Janet Yellen is confident in where America's economy is going...
The US Federal Reserve has increased interest rates for the second time in three months.
Its key rates were pushed up 25 basis points to a target range of 1.00% to 1.25%, with the Fed citing continued economic growth and job market strength in the US as the reasons for the rise.
The US jobless rate fell to a 16-year low last month.
It is the second of three planned hikes this year and was broadly anticipated ahead of the announcement
US rates are now at their highest level in nine years.
Fed chair Janet Yellen (pictured above) said that the prospects for world’s largest economy remained bright, with GDP growth of 2.2% now penned in for 2017.
The Fed also outlined its plan to reduce its $4.2 trillion (€3.7tn) portfolio of Treasury bonds and mortgage-backed securities, chiefly purchased after the financial crisis hit.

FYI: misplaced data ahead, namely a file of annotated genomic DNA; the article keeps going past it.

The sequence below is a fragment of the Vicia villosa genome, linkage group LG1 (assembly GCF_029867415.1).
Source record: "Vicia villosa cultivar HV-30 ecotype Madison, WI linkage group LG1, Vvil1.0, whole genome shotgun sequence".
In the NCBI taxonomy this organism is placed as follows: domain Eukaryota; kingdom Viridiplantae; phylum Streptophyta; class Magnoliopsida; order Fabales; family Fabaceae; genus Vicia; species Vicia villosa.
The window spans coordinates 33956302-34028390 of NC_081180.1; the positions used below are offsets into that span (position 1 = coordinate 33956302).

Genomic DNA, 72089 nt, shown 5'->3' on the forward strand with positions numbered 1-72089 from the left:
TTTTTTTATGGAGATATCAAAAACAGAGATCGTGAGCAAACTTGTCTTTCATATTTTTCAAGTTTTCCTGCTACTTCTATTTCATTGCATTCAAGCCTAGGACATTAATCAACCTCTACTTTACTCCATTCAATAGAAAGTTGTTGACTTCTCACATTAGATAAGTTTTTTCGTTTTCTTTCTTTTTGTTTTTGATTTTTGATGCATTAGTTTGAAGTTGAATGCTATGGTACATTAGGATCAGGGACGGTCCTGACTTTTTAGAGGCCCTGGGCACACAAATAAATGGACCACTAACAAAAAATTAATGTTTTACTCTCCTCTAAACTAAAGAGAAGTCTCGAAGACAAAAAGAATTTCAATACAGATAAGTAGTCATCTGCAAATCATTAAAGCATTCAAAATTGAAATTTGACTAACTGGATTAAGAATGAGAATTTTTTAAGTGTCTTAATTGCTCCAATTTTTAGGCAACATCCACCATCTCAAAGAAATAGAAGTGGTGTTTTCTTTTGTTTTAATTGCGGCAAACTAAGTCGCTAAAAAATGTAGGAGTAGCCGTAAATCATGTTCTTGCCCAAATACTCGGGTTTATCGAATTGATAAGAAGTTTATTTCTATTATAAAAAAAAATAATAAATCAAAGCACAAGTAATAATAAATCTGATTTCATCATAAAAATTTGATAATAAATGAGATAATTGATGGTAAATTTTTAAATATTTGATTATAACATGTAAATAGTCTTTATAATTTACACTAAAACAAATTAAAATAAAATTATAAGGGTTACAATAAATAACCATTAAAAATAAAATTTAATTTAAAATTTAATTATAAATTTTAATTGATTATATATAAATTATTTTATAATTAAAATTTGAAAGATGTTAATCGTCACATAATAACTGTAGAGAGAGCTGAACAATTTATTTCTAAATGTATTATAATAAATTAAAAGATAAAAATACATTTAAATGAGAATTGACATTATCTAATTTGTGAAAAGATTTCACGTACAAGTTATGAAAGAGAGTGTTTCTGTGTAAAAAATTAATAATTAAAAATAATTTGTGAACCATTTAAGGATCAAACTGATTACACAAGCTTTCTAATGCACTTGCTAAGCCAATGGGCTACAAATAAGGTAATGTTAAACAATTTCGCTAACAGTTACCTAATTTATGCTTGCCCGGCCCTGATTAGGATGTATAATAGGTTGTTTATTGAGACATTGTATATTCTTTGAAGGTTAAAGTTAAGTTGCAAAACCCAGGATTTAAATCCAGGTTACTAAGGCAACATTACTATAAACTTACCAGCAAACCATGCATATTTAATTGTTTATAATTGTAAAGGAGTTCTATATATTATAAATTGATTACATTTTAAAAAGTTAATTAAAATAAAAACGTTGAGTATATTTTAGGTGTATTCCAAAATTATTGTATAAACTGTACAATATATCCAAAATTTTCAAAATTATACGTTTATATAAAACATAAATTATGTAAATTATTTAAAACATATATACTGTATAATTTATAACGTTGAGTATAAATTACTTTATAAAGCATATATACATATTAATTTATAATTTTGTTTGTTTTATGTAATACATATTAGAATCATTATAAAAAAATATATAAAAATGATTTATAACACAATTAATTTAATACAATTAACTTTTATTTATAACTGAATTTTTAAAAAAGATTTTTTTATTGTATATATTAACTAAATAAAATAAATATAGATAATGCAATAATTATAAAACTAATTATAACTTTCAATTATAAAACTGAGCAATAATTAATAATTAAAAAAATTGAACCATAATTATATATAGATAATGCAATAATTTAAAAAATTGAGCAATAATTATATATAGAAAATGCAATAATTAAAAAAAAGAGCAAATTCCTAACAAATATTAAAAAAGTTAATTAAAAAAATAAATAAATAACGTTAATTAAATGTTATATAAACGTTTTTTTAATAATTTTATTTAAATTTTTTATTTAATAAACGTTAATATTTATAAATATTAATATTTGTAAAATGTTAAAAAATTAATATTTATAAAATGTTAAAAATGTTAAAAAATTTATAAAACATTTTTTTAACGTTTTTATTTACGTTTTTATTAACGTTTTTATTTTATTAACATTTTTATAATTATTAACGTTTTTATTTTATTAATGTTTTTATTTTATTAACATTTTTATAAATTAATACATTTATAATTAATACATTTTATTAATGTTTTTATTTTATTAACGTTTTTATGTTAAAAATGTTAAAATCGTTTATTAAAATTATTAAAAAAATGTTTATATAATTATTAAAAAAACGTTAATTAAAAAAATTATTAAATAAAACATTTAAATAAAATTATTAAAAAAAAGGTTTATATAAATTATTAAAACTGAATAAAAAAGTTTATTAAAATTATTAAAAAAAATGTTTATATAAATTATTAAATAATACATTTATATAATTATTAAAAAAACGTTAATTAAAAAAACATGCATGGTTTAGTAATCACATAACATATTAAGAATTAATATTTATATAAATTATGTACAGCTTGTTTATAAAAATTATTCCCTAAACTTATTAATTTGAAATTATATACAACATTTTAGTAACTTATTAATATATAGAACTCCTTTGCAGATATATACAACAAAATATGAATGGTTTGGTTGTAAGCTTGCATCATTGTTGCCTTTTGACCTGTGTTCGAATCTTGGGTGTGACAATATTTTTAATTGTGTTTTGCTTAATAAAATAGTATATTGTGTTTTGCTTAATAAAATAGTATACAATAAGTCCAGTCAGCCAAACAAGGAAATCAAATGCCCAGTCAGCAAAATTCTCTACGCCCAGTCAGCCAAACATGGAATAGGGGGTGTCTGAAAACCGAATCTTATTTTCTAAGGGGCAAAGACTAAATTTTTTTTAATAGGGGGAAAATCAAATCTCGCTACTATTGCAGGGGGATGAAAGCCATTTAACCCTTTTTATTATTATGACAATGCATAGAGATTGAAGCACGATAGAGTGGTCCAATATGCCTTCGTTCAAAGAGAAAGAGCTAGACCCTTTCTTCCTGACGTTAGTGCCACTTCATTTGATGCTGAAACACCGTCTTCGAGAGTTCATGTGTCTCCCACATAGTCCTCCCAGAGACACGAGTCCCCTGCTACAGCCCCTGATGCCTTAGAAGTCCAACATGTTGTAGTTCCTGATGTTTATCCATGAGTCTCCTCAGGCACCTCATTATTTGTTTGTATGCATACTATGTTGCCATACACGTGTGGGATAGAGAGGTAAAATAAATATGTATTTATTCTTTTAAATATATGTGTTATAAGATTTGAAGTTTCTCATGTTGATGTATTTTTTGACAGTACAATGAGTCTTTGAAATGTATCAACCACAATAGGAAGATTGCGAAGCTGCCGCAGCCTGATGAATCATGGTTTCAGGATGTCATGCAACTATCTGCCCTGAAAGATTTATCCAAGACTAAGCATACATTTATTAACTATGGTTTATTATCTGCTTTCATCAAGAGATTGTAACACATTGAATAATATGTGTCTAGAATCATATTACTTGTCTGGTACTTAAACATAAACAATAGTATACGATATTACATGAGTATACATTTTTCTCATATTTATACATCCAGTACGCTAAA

It said in a statement:
"The committee currently expects to begin implementing a balance sheet normalisation programme this year, provided that the economy evolves broadly as anticipated."
Yellen said at a press conference that the reduction should be "gradual" and "predictable", adding that "we continue to feel the economy is doing well."
The dollar strengthened slightly after the announcement while US stock markets took it in their stride, though there was some further unrelated softening of key tech stocks such as Amazon, Facebook and Google.
Later today, the Bank of England is expected to leave UK interest rates unchanged at historic lows of 0.25% on the basis that fast-rising UK inflation is being imported because of weaker sterling rather than signalling any overheating of the UK economy.